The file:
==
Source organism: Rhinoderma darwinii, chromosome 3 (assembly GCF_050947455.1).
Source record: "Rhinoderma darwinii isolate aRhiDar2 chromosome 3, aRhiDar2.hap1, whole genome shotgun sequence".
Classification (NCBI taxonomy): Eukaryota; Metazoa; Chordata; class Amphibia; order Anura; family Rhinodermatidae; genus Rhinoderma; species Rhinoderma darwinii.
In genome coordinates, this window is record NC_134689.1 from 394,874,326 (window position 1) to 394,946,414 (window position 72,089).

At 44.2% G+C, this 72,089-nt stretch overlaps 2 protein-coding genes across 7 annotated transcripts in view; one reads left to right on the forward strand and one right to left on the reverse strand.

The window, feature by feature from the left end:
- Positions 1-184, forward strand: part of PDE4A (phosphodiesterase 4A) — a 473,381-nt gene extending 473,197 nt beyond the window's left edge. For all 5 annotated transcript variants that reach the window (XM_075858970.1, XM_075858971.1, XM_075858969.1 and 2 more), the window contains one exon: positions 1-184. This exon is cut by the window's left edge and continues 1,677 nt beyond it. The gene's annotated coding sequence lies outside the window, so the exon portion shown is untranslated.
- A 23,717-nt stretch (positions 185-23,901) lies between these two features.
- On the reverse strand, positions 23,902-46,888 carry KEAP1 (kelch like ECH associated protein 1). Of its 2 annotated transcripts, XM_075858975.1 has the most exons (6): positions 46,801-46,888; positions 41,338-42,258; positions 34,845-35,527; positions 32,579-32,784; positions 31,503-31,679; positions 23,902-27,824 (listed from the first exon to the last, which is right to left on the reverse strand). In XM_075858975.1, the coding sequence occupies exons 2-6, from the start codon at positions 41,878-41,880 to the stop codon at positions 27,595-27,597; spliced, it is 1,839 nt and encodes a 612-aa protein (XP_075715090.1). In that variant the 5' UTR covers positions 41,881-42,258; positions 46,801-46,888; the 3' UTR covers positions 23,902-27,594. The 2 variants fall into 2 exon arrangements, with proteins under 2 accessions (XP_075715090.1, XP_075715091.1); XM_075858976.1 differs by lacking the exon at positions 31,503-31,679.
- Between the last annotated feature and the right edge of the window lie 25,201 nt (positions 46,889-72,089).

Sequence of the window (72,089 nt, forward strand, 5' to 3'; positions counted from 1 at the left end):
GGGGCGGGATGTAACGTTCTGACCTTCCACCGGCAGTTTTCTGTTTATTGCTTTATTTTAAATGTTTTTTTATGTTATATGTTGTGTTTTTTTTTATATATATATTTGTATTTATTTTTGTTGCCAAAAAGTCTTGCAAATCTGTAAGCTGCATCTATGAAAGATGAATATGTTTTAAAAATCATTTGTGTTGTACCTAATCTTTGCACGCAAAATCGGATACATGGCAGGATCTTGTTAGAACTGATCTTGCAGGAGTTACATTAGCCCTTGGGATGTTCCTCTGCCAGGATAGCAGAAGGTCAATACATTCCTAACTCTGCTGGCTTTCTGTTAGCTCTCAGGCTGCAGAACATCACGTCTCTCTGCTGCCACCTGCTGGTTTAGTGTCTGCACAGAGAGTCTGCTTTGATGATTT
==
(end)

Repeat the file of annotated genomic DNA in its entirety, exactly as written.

Source organism: Rhinoderma darwinii, chromosome 3 (assembly GCF_050947455.1).
Source record: "Rhinoderma darwinii isolate aRhiDar2 chromosome 3, aRhiDar2.hap1, whole genome shotgun sequence".
Classification (NCBI taxonomy): Eukaryota; Metazoa; Chordata; class Amphibia; order Anura; family Rhinodermatidae; genus Rhinoderma; species Rhinoderma darwinii.
In genome coordinates, this window is record NC_134689.1 from 394,874,326 (window position 1) to 394,946,414 (window position 72,089).

At 44.2% G+C, this 72,089-nt stretch overlaps 2 protein-coding genes across 7 annotated transcripts in view; one reads left to right on the forward strand and one right to left on the reverse strand.

The window, feature by feature from the left end:
- Positions 1-184, forward strand: part of PDE4A (phosphodiesterase 4A) — a 473,381-nt gene extending 473,197 nt beyond the window's left edge. For all 5 annotated transcript variants that reach the window (XM_075858970.1, XM_075858971.1, XM_075858969.1 and 2 more), the window contains one exon: positions 1-184. This exon is cut by the window's left edge and continues 1,677 nt beyond it. The gene's annotated coding sequence lies outside the window, so the exon portion shown is untranslated.
- A 23,717-nt stretch (positions 185-23,901) lies between these two features.
- On the reverse strand, positions 23,902-46,888 carry KEAP1 (kelch like ECH associated protein 1). Of its 2 annotated transcripts, XM_075858975.1 has the most exons (6): positions 46,801-46,888; positions 41,338-42,258; positions 34,845-35,527; positions 32,579-32,784; positions 31,503-31,679; positions 23,902-27,824 (listed from the first exon to the last, which is right to left on the reverse strand). In XM_075858975.1, the coding sequence occupies exons 2-6, from the start codon at positions 41,878-41,880 to the stop codon at positions 27,595-27,597; spliced, it is 1,839 nt and encodes a 612-aa protein (XP_075715090.1). In that variant the 5' UTR covers positions 41,881-42,258; positions 46,801-46,888; the 3' UTR covers positions 23,902-27,594. The 2 variants fall into 2 exon arrangements, with proteins under 2 accessions (XP_075715090.1, XP_075715091.1); XM_075858976.1 differs by lacking the exon at positions 31,503-31,679.
- Between the last annotated feature and the right edge of the window lie 25,201 nt (positions 46,889-72,089).

Sequence of the window (72,089 nt, forward strand, 5' to 3'; positions counted from 1 at the left end):
GGGGCGGGATGTAACGTTCTGACCTTCCACCGGCAGTTTTCTGTTTATTGCTTTATTTTAAATGTTTTTTTATGTTATATGTTGTGTTTTTTTTTATATATATATTTGTATTTATTTTTGTTGCCAAAAAGTCTTGCAAATCTGTAAGCTGCATCTATGAAAGATGAATATGTTTTAAAAATCATTTGTGTTGTACCTAATCTTTGCACGCAAAATCGGATACATGGCAGGATCTTGTTAGAACTGATCTTGCAGGAGTTACATTAGCCCTTGGGATGTTCCTCTGCCAGGATAGCAGAAGGTCAATACATTCCTAACTCTGCTGGCTTTCTGTTAGCTCTCAGGCTGCAGAACATCACGTCTCTCTGCTGCCACCTGCTGGTTTAGTGTCTGCACAGAGAGTCTGCTTTGATGATTT